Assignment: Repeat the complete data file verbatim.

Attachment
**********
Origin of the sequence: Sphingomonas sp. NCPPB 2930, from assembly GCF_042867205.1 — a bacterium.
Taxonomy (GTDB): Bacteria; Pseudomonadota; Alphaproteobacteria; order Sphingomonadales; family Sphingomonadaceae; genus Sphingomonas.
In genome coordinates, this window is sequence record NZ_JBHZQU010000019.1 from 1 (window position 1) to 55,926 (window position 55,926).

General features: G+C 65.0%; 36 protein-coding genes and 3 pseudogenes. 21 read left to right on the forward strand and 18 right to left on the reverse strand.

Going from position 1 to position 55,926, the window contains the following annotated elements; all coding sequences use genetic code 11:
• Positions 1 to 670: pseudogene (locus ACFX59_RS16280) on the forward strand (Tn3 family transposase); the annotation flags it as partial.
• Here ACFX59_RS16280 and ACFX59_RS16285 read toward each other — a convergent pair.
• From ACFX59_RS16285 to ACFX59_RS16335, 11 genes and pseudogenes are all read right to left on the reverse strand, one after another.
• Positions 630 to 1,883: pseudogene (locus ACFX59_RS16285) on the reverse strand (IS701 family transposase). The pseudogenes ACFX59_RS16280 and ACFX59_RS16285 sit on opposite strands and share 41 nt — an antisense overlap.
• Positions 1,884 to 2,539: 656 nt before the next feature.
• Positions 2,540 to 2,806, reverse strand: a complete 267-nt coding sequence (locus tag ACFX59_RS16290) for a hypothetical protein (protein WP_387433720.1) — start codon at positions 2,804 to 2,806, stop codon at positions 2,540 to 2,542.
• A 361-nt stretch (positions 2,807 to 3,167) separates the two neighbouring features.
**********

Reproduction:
Origin of the sequence: Sphingomonas sp. NCPPB 2930, from assembly GCF_042867205.1 — a bacterium.
Taxonomy (GTDB): Bacteria; Pseudomonadota; Alphaproteobacteria; order Sphingomonadales; family Sphingomonadaceae; genus Sphingomonas.
In genome coordinates, this window is sequence record NZ_JBHZQU010000019.1 from 1 (window position 1) to 55,926 (window position 55,926).

General features: G+C 65.0%; 36 protein-coding genes and 3 pseudogenes. 21 read left to right on the forward strand and 18 right to left on the reverse strand.

Going from position 1 to position 55,926, the window contains the following annotated elements; all coding sequences use genetic code 11:
• Positions 1 to 670: pseudogene (locus ACFX59_RS16280) on the forward strand (Tn3 family transposase); the annotation flags it as partial.
• Here ACFX59_RS16280 and ACFX59_RS16285 read toward each other — a convergent pair.
• From ACFX59_RS16285 to ACFX59_RS16335, 11 genes and pseudogenes are all read right to left on the reverse strand, one after another.
• Positions 630 to 1,883: pseudogene (locus ACFX59_RS16285) on the reverse strand (IS701 family transposase). The pseudogenes ACFX59_RS16280 and ACFX59_RS16285 sit on opposite strands and share 41 nt — an antisense overlap.
• Positions 1,884 to 2,539: 656 nt before the next feature.
• Positions 2,540 to 2,806, reverse strand: a complete 267-nt coding sequence (locus tag ACFX59_RS16290) for a hypothetical protein (protein WP_387433720.1) — start codon at positions 2,804 to 2,806, stop codon at positions 2,540 to 2,542.
• A 361-nt stretch (positions 2,807 to 3,167) separates the two neighbouring features.